Pulling a Living from the Mud in Milbridge

His name is Richard Stanwood, his profession is clamming, and his home is Milbridge. A stout fifty-four-year-old who has been raking the local mudflats since he was 7, Stanwood wouldn’t have it any other way. “I was born right here in this town, over there on my kitchen table,” he jokes, while pointing toward his small but charming cottage. “I would never leave Milbridge. My dad was born here and I will stay here forever, or until they drag me off the flats, probably dead.”

Stanwood, who estimates that at least twenty percent of Milbridge residents are clammers, sells his wares in a small wooden shack next to his driveway. “I make out pretty good,” he says. “I mean I can pay the bills, but up these parts, there ain’t nothing much else I could do. I have got to pay the bills somehow.” Stanwood’s small shack is a direct extension of his living, and he knows it. “Don’t know what I would do without clamming. Just don’t know.”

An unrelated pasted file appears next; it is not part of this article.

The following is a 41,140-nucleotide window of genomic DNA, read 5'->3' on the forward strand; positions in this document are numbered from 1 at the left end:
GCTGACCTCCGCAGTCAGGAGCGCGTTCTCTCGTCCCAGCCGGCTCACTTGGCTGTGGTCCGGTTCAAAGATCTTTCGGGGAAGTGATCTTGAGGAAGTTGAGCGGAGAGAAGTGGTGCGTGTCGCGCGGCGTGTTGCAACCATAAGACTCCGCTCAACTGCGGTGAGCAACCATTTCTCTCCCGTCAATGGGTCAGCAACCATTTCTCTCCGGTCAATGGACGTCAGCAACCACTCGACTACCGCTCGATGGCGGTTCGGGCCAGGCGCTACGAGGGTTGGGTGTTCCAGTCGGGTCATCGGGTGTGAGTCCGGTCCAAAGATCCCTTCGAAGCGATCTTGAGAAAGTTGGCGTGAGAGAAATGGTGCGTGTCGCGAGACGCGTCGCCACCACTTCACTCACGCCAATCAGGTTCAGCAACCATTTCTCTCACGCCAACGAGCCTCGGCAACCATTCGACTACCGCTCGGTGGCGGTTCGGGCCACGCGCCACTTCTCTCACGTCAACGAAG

Washington County is a hard place to live, let alone make a living. In Milbridge, a small fishing community that sits hard by the Narraguagus River, the economic prospects are few and far between. “Either you work on the water, or you work in the factory,” Stanwood says, referring to the local wreath-making plant that sits at the end of his road. “I tried hauling lobsters, but that ain’t for me, being out there eight, nine hours a day.”

The waters that surround the town come from many different sources. Milbridge’s outer harbor sits at the confluence of the Harrington River and Pleasant Bay to the east, and Pigeon Hill Bay and Douglas Island harbor to the west. Steuben is the closest neighboring town, about five miles down the road, while the Canadian border sits just under 50 miles due east. The coastline here is rocky, with giant boulders protruding from the ground, small sandy beaches that straddle the shore and thousands of towering pine trees that drape over the surrounding environs like a giant green blanket.

The lobstermen in Milbridge have to deal with rough seas and high tides, both of which, of course, make for great clamming. “I reckon we have about three or four twelve-foot tides come down through here a year,” Stanwood said. “These waters are tricky — you never know what you gonna get from ‘em.”